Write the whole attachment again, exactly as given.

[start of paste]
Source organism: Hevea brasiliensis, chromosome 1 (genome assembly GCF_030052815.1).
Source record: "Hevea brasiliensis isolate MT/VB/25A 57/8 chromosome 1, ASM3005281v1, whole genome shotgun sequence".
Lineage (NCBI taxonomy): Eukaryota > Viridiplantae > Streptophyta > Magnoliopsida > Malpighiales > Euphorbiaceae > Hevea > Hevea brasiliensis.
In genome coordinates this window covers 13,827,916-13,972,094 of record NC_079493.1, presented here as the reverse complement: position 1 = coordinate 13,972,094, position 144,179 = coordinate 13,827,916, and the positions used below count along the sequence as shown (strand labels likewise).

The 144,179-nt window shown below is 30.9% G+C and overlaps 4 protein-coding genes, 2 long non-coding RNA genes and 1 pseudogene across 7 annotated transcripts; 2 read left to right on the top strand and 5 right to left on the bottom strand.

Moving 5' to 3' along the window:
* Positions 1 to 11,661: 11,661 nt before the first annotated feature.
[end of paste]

Source organism: Hevea brasiliensis, chromosome 1 (genome assembly GCF_030052815.1).
Source record: "Hevea brasiliensis isolate MT/VB/25A 57/8 chromosome 1, ASM3005281v1, whole genome shotgun sequence".
Lineage (NCBI taxonomy): Eukaryota > Viridiplantae > Streptophyta > Magnoliopsida > Malpighiales > Euphorbiaceae > Hevea > Hevea brasiliensis.
In genome coordinates this window covers 13,827,916-13,972,094 of record NC_079493.1, presented here as the reverse complement: position 1 = coordinate 13,972,094, position 144,179 = coordinate 13,827,916, and the positions used below count along the sequence as shown (strand labels likewise).

The 144,179-nt window shown below is 30.9% G+C and overlaps 4 protein-coding genes, 2 long non-coding RNA genes and 1 pseudogene across 7 annotated transcripts; 2 read left to right on the top strand and 5 right to left on the bottom strand.

Moving 5' to 3' along the window:
* Positions 1 to 11,661: 11,661 nt before the first annotated feature.